are the fleshy, spore-bearing fruiting body of a fungus, typically produced above ground on soil or on its food source. I've been amazed at the variety of mushrooms that, er, mushroom during the monsoons. Here are some:
A group of mushrooms:
Mushrooms go by different names, such as "bolete", "puffball", "stinkhorn", and "morel", and gilled mushrooms themselves are often called "agarics".
Their spores, called basidiospores, are produced on the gills and fall in a fine rain of powder from under the caps as a result.
Many species of mushrooms seemingly appear overnight, growing or expanding rapidly. This phenomenon is the source of several common expressions in the English language including "to mushroom" or "mushrooming" (expanding rapidly in size or scope) and "to pop up like a mushroom" (to appear unexpectedly and quickly). In reality all species of mushrooms take several days to form
The classic "toadstool" shape:
Though mushroom fruiting bodies are short-lived, the underlying network can itself be long-lived and massive. A colony of Armillaria solidipes (formerly known as Armillaria ostoyae) in Malheur National Forest in the United States is estimated to be 2,400 years old, possibly older, and spans an estimated 2,200 acres
Mushrooms are used extensively in cooking, in many cuisines (notably Chinese, Korean, European, and Japanese). Though neither meat nor vegetable, mushrooms are known as the "meat" of the vegetable world.
Most mushrooms sold in supermarkets have been commercially grown on mushroom farms. The most popular of these, Agaricus bisporus, is considered safe for most people to eat because it is grown in controlled, sterilized environments. Several varieties of these are grown commercially, including whites, crimini, and portobello. Other cultivated species available at many grocers include Hericium erinaceus, shiitake, maitake (hen-of-the-woods),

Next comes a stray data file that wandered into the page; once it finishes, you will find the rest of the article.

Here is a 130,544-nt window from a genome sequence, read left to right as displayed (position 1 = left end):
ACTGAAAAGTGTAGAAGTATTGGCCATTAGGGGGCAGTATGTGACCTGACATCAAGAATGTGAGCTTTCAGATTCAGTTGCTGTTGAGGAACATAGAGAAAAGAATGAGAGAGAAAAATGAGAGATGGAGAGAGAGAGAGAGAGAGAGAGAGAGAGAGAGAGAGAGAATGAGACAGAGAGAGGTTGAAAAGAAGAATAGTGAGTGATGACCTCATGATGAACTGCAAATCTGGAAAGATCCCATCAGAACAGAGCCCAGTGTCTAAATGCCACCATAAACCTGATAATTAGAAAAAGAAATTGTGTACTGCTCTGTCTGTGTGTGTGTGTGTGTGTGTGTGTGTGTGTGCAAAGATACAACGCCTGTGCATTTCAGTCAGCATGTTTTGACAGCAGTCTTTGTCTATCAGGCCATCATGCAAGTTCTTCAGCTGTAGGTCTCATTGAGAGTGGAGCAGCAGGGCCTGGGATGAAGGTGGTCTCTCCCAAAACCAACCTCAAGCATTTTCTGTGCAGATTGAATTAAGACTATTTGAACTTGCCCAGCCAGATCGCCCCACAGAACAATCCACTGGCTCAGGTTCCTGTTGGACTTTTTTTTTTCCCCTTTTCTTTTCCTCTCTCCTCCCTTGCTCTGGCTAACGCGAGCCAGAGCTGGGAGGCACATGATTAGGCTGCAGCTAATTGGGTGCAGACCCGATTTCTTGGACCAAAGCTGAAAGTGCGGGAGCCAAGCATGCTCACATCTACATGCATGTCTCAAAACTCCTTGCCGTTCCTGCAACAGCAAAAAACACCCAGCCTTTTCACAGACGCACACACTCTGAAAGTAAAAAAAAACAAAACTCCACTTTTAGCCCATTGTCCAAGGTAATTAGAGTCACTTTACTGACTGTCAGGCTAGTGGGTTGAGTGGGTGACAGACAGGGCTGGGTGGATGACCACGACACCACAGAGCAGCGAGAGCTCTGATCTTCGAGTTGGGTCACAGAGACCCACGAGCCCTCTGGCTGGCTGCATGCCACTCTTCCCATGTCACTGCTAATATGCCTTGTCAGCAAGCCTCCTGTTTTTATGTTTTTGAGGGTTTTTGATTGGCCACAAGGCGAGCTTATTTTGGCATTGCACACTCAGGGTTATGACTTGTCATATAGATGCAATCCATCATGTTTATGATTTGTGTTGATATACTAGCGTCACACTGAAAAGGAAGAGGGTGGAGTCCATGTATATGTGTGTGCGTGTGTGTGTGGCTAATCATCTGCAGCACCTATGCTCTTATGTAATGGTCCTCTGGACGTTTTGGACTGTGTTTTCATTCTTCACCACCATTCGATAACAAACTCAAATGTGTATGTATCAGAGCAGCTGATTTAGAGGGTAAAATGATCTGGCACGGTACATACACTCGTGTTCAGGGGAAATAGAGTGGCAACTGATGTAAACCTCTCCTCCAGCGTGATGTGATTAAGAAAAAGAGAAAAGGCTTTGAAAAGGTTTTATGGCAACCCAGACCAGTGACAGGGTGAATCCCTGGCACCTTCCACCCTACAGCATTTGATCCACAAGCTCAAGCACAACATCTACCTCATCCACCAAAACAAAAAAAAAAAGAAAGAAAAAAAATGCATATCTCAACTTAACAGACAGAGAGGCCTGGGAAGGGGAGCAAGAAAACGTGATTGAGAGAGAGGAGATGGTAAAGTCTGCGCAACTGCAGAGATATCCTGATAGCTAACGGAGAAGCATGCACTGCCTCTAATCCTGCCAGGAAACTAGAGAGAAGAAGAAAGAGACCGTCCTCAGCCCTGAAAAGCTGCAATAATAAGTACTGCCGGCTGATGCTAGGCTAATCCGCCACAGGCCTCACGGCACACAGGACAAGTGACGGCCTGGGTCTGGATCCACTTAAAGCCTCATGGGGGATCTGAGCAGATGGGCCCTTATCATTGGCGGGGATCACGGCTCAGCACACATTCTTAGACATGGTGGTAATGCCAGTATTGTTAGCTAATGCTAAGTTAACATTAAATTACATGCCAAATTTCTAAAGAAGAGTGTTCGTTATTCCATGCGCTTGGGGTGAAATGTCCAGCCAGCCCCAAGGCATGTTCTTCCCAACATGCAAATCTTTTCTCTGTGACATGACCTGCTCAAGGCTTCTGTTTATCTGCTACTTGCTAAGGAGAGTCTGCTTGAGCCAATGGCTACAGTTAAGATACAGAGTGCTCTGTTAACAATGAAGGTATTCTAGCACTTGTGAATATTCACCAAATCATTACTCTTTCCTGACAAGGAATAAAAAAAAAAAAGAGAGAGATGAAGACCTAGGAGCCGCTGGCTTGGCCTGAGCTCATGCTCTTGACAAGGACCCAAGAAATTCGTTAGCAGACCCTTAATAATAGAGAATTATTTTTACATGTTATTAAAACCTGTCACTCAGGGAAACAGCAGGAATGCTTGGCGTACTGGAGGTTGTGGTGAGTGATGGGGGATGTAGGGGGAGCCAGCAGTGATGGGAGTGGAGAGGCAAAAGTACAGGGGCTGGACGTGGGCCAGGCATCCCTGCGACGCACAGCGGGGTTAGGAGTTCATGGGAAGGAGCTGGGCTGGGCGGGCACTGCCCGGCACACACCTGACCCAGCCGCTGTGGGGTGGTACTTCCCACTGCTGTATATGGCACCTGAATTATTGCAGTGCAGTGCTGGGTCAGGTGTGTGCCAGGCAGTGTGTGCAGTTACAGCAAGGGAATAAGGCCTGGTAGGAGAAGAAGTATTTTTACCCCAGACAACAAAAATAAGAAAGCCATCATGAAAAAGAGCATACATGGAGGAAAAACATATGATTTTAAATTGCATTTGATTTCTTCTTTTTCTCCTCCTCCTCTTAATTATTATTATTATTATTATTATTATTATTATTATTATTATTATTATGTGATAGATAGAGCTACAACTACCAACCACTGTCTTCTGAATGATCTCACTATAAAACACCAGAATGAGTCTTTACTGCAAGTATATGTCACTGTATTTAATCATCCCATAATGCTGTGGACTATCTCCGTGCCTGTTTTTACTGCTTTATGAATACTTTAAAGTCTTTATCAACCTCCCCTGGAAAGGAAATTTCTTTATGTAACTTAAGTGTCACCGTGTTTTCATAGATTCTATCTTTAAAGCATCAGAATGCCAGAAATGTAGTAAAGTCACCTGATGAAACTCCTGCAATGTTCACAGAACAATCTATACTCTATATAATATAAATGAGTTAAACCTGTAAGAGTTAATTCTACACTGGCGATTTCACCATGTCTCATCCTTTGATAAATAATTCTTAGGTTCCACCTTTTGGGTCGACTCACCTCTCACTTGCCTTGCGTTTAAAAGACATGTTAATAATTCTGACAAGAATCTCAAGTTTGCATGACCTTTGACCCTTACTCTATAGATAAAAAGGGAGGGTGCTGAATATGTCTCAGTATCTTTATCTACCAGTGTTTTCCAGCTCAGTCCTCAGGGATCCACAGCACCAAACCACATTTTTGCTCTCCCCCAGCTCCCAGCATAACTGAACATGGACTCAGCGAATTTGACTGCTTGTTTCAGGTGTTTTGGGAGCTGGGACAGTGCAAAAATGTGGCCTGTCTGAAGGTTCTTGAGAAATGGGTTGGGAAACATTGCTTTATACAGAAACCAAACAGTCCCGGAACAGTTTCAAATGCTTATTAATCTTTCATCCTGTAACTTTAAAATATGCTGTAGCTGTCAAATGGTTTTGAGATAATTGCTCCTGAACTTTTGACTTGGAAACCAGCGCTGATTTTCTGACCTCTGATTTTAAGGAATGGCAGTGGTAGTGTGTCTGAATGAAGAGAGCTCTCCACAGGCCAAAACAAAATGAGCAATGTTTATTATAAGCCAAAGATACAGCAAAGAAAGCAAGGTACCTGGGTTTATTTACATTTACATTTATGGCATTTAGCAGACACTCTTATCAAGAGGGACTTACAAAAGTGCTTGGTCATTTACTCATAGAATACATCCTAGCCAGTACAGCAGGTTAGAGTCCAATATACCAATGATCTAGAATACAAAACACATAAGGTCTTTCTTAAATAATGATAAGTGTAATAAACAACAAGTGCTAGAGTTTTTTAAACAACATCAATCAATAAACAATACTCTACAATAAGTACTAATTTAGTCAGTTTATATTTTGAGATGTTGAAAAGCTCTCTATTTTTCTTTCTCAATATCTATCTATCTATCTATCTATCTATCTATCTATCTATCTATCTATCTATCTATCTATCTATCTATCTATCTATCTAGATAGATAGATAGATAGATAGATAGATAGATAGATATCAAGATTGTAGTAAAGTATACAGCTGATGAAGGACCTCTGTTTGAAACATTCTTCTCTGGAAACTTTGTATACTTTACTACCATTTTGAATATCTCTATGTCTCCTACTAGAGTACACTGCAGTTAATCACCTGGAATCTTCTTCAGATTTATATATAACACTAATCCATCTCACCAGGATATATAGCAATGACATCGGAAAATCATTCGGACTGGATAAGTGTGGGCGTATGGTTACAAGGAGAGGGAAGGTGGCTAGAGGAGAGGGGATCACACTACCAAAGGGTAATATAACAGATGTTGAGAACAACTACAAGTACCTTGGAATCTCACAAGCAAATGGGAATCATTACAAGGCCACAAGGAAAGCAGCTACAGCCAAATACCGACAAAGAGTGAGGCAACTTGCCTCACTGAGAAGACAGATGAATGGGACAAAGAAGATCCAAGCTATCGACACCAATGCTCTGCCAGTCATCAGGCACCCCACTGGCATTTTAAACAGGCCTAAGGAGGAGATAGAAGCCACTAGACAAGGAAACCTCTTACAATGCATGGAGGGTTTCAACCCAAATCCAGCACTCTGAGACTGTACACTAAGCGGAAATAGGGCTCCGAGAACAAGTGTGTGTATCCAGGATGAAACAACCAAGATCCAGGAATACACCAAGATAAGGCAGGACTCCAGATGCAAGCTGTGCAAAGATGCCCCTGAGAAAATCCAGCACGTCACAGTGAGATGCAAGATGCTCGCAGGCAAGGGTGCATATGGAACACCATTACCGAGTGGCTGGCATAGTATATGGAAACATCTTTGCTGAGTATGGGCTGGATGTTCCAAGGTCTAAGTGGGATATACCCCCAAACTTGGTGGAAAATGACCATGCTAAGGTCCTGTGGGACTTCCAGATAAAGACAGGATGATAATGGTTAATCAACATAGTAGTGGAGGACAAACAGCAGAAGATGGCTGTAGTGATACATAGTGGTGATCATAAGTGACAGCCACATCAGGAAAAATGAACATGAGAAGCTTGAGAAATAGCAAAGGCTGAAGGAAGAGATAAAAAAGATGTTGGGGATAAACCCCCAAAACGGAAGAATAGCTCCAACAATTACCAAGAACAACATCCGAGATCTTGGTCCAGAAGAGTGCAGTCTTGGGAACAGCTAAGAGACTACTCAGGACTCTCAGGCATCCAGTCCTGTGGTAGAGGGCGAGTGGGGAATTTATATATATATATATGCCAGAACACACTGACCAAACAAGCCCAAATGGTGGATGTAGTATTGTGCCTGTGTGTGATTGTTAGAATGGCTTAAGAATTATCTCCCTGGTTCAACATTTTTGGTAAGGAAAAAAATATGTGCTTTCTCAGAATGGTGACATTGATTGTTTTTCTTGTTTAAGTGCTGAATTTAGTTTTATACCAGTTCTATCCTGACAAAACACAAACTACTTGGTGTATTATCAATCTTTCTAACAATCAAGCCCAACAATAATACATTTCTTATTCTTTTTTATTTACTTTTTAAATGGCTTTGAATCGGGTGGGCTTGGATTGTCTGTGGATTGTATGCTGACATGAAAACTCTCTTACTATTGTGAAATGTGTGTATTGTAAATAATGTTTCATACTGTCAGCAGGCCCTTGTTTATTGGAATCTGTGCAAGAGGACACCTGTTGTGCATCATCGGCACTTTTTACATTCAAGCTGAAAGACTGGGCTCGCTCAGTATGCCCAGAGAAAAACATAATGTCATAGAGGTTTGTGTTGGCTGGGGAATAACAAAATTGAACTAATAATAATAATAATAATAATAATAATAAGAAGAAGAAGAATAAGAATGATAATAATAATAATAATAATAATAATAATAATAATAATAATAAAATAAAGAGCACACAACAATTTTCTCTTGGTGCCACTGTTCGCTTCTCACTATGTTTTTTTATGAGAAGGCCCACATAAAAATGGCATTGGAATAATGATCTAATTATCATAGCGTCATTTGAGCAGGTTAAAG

People who collect mushrooms for consumption are known as mycophagists, collecting them is known as mushroom hunting, or simply "mushrooming".
Looking like a human brain!
This one was more than 6 inches in diameter:
You can see the human foot for reference:
More generally, and particularly with gilled mushrooms, separating edible from poisonous species requires meticulous attention to detail; there is no single trait by which all toxic mushrooms can be identified, nor one by which all edible mushrooms can be identified. Additionally, even edible mushrooms may produce allergic reactions in susceptible individuals, from a mild asthmatic response to severe anaphylactic shock.
Stunning lilac ones:
Mushrooms with psychoactive properties have long played a role in various native medicine traditions in cultures all around the world. They have been used as sacrament in rituals aimed at mental and physical healing, and to facilitate visionary states. One such ritual is the velada ceremony. A practitioner of traditional mushroom use is the shaman or curandera.Mushrooms can be used for dyeing wool and other natural fibers, too.
But of course, the best use of mushrooms, for me, is as food! Here's one of the eateries around Hessarghatta, which specializes in mushroom (khumbh) dishses:
Hotel Oyster at Hessarghatta:
Here's a mushroom dish at the eatery:
A most interesting and complex organism...that's why I say that a mushroom is an example of a "fun guy"!
A delicate umbrella: